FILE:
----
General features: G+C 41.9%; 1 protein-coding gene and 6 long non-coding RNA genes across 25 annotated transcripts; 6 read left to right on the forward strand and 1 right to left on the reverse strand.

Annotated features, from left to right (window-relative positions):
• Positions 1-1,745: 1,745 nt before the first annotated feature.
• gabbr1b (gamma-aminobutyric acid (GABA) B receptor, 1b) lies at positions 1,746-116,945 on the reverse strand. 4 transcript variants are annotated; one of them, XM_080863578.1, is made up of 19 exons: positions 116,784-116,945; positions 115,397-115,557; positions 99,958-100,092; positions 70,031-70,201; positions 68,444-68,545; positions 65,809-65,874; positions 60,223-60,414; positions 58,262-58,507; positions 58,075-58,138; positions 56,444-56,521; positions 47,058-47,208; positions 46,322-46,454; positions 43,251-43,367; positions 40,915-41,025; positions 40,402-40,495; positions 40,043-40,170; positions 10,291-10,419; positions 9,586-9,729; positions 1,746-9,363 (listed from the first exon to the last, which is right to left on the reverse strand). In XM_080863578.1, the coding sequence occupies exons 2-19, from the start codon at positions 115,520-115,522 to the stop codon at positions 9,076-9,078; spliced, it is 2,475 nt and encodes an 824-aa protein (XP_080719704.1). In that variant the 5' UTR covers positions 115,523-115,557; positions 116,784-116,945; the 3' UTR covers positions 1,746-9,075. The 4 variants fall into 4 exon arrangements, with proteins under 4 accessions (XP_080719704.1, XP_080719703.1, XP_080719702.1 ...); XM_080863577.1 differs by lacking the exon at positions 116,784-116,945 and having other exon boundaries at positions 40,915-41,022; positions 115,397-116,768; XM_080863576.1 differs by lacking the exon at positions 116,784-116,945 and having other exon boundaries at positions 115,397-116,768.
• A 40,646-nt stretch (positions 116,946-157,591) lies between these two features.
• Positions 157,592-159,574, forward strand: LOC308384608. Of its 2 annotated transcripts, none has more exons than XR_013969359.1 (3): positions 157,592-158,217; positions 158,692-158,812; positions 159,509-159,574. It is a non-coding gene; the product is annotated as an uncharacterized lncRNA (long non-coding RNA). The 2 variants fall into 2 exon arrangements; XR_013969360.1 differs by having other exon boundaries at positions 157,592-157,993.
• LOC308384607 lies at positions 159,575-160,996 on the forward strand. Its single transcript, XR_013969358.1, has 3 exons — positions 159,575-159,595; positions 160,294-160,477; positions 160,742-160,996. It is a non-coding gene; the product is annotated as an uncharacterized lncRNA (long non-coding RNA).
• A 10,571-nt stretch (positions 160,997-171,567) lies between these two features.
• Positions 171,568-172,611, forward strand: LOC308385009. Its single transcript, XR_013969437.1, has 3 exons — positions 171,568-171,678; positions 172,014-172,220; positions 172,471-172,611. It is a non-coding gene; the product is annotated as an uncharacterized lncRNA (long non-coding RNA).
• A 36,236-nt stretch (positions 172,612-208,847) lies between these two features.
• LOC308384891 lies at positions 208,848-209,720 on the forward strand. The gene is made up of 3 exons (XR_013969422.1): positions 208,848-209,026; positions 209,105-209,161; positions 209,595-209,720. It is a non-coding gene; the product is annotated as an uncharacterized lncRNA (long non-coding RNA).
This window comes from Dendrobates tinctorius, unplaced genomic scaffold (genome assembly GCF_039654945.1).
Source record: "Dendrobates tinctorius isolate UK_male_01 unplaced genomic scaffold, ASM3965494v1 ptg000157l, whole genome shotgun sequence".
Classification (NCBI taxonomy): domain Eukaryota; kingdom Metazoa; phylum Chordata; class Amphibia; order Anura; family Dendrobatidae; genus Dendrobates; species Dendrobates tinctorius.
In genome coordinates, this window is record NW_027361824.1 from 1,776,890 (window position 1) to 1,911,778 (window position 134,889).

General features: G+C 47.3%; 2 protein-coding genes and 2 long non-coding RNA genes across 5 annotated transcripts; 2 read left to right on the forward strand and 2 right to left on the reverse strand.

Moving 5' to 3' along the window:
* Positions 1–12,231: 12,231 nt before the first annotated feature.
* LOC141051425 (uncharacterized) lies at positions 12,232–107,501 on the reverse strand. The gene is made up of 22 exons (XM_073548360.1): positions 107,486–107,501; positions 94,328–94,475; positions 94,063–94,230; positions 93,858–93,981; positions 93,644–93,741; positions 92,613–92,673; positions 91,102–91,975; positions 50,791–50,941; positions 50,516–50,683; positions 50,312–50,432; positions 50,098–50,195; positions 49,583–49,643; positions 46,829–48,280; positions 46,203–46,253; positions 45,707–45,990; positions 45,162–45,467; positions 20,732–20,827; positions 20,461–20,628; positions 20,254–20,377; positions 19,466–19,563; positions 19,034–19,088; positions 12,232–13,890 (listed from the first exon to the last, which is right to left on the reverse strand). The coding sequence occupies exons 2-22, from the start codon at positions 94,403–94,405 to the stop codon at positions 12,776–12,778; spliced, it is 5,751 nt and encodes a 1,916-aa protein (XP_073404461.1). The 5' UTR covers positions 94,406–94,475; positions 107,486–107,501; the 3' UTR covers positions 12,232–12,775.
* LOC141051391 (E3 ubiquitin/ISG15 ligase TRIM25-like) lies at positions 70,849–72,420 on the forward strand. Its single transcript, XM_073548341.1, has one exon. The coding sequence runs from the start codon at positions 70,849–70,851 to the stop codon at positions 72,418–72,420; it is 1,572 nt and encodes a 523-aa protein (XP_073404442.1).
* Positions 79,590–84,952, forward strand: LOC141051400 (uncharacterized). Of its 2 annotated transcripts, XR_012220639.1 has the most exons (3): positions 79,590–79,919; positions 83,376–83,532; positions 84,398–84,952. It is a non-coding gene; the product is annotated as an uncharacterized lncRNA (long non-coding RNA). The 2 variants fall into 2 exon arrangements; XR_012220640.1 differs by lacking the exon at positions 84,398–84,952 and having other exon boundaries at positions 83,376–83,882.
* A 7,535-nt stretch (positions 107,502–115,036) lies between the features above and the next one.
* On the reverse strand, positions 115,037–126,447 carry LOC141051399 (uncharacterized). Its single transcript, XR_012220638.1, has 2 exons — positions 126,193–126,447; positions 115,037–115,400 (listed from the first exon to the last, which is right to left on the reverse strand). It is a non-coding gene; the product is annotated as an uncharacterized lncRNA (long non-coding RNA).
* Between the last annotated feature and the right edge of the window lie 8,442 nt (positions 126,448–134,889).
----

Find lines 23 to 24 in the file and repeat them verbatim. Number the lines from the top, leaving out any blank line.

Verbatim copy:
* On the reverse strand, positions 115,037–126,447 carry LOC141051399 (uncharacterized). Its single transcript, XR_012220638.1, has 2 exons — positions 126,193–126,447; positions 115,037–115,400 (listed from the first exon to the last, which is right to left on the reverse strand). It is a non-coding gene; the product is annotated as an uncharacterized lncRNA (long non-coding RNA).
* Between the last annotated feature and the right edge of the window lie 8,442 nt (positions 126,448–134,889).